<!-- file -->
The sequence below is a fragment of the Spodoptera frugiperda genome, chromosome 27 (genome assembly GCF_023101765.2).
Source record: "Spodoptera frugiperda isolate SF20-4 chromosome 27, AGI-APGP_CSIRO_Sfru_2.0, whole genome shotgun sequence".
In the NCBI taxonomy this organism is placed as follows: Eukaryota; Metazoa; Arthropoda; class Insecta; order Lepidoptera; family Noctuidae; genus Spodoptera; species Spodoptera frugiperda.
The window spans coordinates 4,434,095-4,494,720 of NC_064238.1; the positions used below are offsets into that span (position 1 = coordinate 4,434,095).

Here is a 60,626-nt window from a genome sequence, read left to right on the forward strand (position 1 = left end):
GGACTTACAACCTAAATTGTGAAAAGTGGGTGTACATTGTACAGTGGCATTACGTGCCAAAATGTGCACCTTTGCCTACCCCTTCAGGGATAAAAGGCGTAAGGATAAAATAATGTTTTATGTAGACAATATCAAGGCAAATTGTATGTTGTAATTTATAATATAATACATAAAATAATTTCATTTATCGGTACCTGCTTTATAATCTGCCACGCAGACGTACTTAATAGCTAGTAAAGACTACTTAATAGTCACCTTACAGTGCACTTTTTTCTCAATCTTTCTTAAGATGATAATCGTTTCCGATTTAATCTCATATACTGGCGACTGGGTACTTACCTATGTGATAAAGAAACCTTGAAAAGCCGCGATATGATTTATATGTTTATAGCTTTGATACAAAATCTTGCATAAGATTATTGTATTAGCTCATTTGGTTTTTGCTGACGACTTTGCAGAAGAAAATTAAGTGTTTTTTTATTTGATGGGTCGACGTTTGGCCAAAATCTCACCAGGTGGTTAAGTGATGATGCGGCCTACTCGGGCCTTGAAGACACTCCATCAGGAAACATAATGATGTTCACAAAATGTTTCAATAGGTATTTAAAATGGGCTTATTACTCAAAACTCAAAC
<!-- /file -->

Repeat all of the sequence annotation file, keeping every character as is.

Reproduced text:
The sequence below is a fragment of the Spodoptera frugiperda genome, chromosome 27 (genome assembly GCF_023101765.2).
Source record: "Spodoptera frugiperda isolate SF20-4 chromosome 27, AGI-APGP_CSIRO_Sfru_2.0, whole genome shotgun sequence".
In the NCBI taxonomy this organism is placed as follows: Eukaryota; Metazoa; Arthropoda; class Insecta; order Lepidoptera; family Noctuidae; genus Spodoptera; species Spodoptera frugiperda.
The window spans coordinates 4,434,095-4,494,720 of NC_064238.1; the positions used below are offsets into that span (position 1 = coordinate 4,434,095).

Here is a 60,626-nt window from a genome sequence, read left to right on the forward strand (position 1 = left end):
GGACTTACAACCTAAATTGTGAAAAGTGGGTGTACATTGTACAGTGGCATTACGTGCCAAAATGTGCACCTTTGCCTACCCCTTCAGGGATAAAAGGCGTAAGGATAAAATAATGTTTTATGTAGACAATATCAAGGCAAATTGTATGTTGTAATTTATAATATAATACATAAAATAATTTCATTTATCGGTACCTGCTTTATAATCTGCCACGCAGACGTACTTAATAGCTAGTAAAGACTACTTAATAGTCACCTTACAGTGCACTTTTTTCTCAATCTTTCTTAAGATGATAATCGTTTCCGATTTAATCTCATATACTGGCGACTGGGTACTTACCTATGTGATAAAGAAACCTTGAAAAGCCGCGATATGATTTATATGTTTATAGCTTTGATACAAAATCTTGCATAAGATTATTGTATTAGCTCATTTGGTTTTTGCTGACGACTTTGCAGAAGAAAATTAAGTGTTTTTTTATTTGATGGGTCGACGTTTGGCCAAAATCTCACCAGGTGGTTAAGTGATGATGCGGCCTACTCGGGCCTTGAAGACACTCCATCAGGAAACATAATGATGTTCACAAAATGTTTCAATAGGTATTTAAAATGGGCTTATTACTCAAAACTCAAAC